Drain Fly / Moth Fly – Clogmia albipunctata
Family Psychodidae – Moth and Sand Flies. Also called filter fly, sewage fly, drain fly. Live adult drain flies photographed at Ogle County, Illinois.
Wingspan = 3-5mm, body = 3mm
This is one of those small dark, creepy flies that reproduce in gelatinous slime that accumulates in various places such as the floor drain in your basement, or an outhouse in the woods (which is indeed one of the best places to find them). They also like to hang out on the walls of a basement shower stall or anywhere there is a neglected drain, especially one without a trap.
As you can see, adult drain flies are covered with dense pile (hair) that gives them a fuzzy appearance superficially resembling a moth – but moth’s wings are covered with scales, not hairs, and moths have 4 wings instead of a fly’s two. The distinctive, 13-segmented antennae are radially plumose, with whorls of hair emerging 360 degrees around the flagellomere.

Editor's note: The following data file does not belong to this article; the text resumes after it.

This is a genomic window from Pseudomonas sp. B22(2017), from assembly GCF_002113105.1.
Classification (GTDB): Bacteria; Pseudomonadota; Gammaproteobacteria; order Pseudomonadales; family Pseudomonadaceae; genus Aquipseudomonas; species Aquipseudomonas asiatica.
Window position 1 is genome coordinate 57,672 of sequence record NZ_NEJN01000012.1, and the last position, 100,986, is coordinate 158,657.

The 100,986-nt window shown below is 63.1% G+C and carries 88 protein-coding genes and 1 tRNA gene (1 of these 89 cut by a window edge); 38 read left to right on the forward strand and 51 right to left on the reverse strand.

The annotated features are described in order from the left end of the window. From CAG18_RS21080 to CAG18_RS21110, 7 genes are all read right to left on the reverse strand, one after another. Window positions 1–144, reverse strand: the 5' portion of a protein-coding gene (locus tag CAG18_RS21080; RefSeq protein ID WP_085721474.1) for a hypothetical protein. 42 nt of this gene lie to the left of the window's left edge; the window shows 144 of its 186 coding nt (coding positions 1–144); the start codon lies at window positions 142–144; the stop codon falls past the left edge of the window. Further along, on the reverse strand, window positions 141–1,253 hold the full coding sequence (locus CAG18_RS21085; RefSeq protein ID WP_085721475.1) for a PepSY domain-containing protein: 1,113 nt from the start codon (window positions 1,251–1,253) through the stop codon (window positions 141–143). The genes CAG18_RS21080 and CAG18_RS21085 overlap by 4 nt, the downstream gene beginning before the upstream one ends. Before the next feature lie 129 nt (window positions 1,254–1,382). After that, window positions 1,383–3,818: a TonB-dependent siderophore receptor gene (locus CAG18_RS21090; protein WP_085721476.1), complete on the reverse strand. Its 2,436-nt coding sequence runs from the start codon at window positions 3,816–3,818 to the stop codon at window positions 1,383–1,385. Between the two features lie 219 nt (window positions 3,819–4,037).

I think this is a case of sexual selection: the females for whatever reason, assess their prospective suitors by their pubescence and the clarity of their wing markings – exactly as peahens or female birds of paradise choose mates based on the color and extravagance of the male’s plumage (leaving aside for a moment the beauty of their hypnotic mating dance). These characteristics are thereby enhanced over the generations as females, ever susceptible to the vagaries of fashion, choose hairier and more elaborately-marked boyfriends. Sound familiar?
Of course, I’m oversimplifying. Surely there are other advantages to having a pelt. And there must be a point of diminishing returns; no female would want to be with a guy who was so hairy he couldn’t fly, or so conspicuous he fell prey to a sight-based hunter such as a jumping spider or dragonfly.
- Bugguide.net, “Drain Fly – Clogmia albipunctata“